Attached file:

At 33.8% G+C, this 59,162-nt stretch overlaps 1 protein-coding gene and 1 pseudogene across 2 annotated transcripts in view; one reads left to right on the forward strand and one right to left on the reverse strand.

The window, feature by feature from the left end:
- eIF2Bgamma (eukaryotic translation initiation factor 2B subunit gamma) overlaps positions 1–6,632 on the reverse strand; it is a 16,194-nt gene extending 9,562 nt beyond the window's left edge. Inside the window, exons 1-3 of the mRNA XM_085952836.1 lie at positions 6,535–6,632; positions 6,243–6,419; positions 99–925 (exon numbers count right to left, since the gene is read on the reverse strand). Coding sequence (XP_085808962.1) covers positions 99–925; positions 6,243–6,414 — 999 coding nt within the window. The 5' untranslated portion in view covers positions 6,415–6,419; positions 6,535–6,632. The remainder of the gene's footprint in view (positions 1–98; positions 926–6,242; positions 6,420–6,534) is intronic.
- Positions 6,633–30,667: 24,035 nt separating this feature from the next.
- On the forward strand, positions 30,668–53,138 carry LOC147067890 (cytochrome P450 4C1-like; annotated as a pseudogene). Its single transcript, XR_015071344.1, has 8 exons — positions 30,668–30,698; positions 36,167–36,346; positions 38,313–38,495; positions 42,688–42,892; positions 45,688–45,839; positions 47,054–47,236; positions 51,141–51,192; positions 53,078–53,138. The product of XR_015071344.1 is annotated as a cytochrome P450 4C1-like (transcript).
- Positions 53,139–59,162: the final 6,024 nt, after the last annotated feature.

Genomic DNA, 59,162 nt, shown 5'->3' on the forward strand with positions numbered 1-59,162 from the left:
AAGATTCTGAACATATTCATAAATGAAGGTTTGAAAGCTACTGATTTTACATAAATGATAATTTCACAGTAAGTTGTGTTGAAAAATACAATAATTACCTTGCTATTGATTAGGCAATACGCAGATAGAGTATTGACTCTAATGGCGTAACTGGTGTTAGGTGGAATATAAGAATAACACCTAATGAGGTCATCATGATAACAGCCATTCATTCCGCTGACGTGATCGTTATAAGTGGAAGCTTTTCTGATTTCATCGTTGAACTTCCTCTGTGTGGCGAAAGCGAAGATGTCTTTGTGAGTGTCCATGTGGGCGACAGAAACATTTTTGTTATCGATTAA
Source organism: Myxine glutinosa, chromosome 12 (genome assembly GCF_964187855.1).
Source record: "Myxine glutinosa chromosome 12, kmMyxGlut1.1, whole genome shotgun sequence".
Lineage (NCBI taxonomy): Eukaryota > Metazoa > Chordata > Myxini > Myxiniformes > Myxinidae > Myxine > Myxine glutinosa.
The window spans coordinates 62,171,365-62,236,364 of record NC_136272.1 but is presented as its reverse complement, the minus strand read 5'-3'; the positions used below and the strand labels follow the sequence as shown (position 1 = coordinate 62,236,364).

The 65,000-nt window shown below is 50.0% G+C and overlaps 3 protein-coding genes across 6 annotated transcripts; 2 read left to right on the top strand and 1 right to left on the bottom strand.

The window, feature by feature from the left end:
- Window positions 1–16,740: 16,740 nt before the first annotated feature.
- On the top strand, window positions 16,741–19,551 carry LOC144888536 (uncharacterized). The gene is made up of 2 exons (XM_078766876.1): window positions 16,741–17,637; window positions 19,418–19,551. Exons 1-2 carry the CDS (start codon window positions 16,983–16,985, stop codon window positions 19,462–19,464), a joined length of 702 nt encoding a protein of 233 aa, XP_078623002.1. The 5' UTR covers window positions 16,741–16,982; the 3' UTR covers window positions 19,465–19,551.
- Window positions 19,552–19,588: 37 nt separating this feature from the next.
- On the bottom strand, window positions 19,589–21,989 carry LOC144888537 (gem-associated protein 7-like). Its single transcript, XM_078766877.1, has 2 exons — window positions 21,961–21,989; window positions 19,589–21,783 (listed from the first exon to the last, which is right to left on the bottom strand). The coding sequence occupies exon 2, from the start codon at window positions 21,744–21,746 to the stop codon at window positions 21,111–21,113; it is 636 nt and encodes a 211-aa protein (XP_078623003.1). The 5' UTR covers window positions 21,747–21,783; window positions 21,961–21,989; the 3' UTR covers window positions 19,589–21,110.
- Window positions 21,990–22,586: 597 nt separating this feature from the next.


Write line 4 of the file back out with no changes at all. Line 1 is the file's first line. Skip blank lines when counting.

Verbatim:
- Positions 6,633–30,667: 24,035 nt separating this feature from the next.